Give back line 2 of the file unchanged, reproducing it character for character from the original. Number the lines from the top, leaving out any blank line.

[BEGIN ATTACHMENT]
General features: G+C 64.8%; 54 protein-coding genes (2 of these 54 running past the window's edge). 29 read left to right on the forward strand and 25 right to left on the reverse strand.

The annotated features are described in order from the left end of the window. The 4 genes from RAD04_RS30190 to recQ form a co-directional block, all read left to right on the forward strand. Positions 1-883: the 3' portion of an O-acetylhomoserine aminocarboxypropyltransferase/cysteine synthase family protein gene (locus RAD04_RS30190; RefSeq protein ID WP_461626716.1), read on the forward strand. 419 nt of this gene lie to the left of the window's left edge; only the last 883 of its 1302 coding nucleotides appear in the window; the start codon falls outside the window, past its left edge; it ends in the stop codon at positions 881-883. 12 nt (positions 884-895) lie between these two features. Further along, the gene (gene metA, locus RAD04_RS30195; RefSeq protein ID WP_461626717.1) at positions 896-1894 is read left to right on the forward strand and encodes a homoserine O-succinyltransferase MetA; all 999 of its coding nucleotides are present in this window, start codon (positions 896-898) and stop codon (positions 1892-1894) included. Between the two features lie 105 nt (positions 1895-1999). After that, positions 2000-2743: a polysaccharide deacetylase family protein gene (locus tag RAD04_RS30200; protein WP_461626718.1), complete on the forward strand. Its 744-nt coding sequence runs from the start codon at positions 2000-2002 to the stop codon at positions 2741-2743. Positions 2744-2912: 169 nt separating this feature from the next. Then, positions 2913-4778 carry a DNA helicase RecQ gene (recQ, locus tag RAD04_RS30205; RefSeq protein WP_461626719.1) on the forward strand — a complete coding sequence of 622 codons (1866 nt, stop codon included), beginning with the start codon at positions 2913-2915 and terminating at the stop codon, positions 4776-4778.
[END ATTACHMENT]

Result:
The annotated features are described in order from the left end of the window. The 4 genes from RAD04_RS30190 to recQ form a co-directional block, all read left to right on the forward strand. Positions 1-883: the 3' portion of an O-acetylhomoserine aminocarboxypropyltransferase/cysteine synthase family protein gene (locus RAD04_RS30190; RefSeq protein ID WP_461626716.1), read on the forward strand. 419 nt of this gene lie to the left of the window's left edge; only the last 883 of its 1302 coding nucleotides appear in the window; the start codon falls outside the window, past its left edge; it ends in the stop codon at positions 881-883. 12 nt (positions 884-895) lie between these two features. Further along, the gene (gene metA, locus RAD04_RS30195; RefSeq protein ID WP_461626717.1) at positions 896-1894 is read left to right on the forward strand and encodes a homoserine O-succinyltransferase MetA; all 999 of its coding nucleotides are present in this window, start codon (positions 896-898) and stop codon (positions 1892-1894) included. Between the two features lie 105 nt (positions 1895-1999). After that, positions 2000-2743: a polysaccharide deacetylase family protein gene (locus tag RAD04_RS30200; protein WP_461626718.1), complete on the forward strand. Its 744-nt coding sequence runs from the start codon at positions 2000-2002 to the stop codon at positions 2741-2743. Positions 2744-2912: 169 nt separating this feature from the next. Then, positions 2913-4778 carry a DNA helicase RecQ gene (recQ, locus tag RAD04_RS30205; RefSeq protein WP_461626719.1) on the forward strand — a complete coding sequence of 622 codons (1866 nt, stop codon included), beginning with the start codon at positions 2913-2915 and terminating at the stop codon, positions 4776-4778.